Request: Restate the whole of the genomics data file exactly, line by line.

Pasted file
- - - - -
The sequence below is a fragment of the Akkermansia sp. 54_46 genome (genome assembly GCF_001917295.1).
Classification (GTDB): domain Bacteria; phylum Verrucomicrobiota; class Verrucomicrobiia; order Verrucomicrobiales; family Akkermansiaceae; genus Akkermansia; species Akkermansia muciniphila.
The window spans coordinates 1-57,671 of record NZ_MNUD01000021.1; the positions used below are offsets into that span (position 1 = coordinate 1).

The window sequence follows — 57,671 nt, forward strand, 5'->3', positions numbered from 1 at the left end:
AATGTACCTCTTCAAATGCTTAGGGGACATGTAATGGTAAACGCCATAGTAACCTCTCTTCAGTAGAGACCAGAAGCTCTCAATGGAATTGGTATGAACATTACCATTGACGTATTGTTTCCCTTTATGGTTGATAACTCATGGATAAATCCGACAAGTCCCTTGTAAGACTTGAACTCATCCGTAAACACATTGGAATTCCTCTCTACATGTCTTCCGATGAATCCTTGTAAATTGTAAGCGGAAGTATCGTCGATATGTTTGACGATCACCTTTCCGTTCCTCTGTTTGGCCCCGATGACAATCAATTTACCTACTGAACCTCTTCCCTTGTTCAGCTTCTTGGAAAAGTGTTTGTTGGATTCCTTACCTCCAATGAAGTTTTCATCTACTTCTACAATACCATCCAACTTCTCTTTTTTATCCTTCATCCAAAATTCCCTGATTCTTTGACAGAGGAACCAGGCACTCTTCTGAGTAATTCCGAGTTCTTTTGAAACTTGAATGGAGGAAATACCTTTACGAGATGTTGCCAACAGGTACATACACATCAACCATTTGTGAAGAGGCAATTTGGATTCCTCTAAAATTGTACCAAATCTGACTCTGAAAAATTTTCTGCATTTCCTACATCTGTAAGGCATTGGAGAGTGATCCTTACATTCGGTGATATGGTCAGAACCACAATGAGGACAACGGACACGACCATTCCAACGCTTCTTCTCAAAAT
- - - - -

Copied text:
The sequence below is a fragment of the Akkermansia sp. 54_46 genome (genome assembly GCF_001917295.1).
Classification (GTDB): domain Bacteria; phylum Verrucomicrobiota; class Verrucomicrobiia; order Verrucomicrobiales; family Akkermansiaceae; genus Akkermansia; species Akkermansia muciniphila.
The window spans coordinates 1-57,671 of record NZ_MNUD01000021.1; the positions used below are offsets into that span (position 1 = coordinate 1).

The window sequence follows — 57,671 nt, forward strand, 5'->3', positions numbered from 1 at the left end:
AATGTACCTCTTCAAATGCTTAGGGGACATGTAATGGTAAACGCCATAGTAACCTCTCTTCAGTAGAGACCAGAAGCTCTCAATGGAATTGGTATGAACATTACCATTGACGTATTGTTTCCCTTTATGGTTGATAACTCATGGATAAATCCGACAAGTCCCTTGTAAGACTTGAACTCATCCGTAAACACATTGGAATTCCTCTCTACATGTCTTCCGATGAATCCTTGTAAATTGTAAGCGGAAGTATCGTCGATATGTTTGACGATCACCTTTCCGTTCCTCTGTTTGGCCCCGATGACAATCAATTTACCTACTGAACCTCTTCCCTTGTTCAGCTTCTTGGAAAAGTGTTTGTTGGATTCCTTACCTCCAATGAAGTTTTCATCTACTTCTACAATACCATCCAACTTCTCTTTTTTATCCTTCATCCAAAATTCCCTGATTCTTTGACAGAGGAACCAGGCACTCTTCTGAGTAATTCCGAGTTCTTTTGAAACTTGAATGGAGGAAATACCTTTACGAGATGTTGCCAACAGGTACATACACATCAACCATTTGTGAAGAGGCAATTTGGATTCCTCTAAAATTGTACCAAATCTGACTCTGAAAAATTTTCTGCATTTCCTACATCTGTAAGGCATTGGAGAGTGATCCTTACATTCGGTGATATGGTCAGAACCACAATGAGGACAACGGACACGACCATTCCAACGCTTCTTCTCAAAAT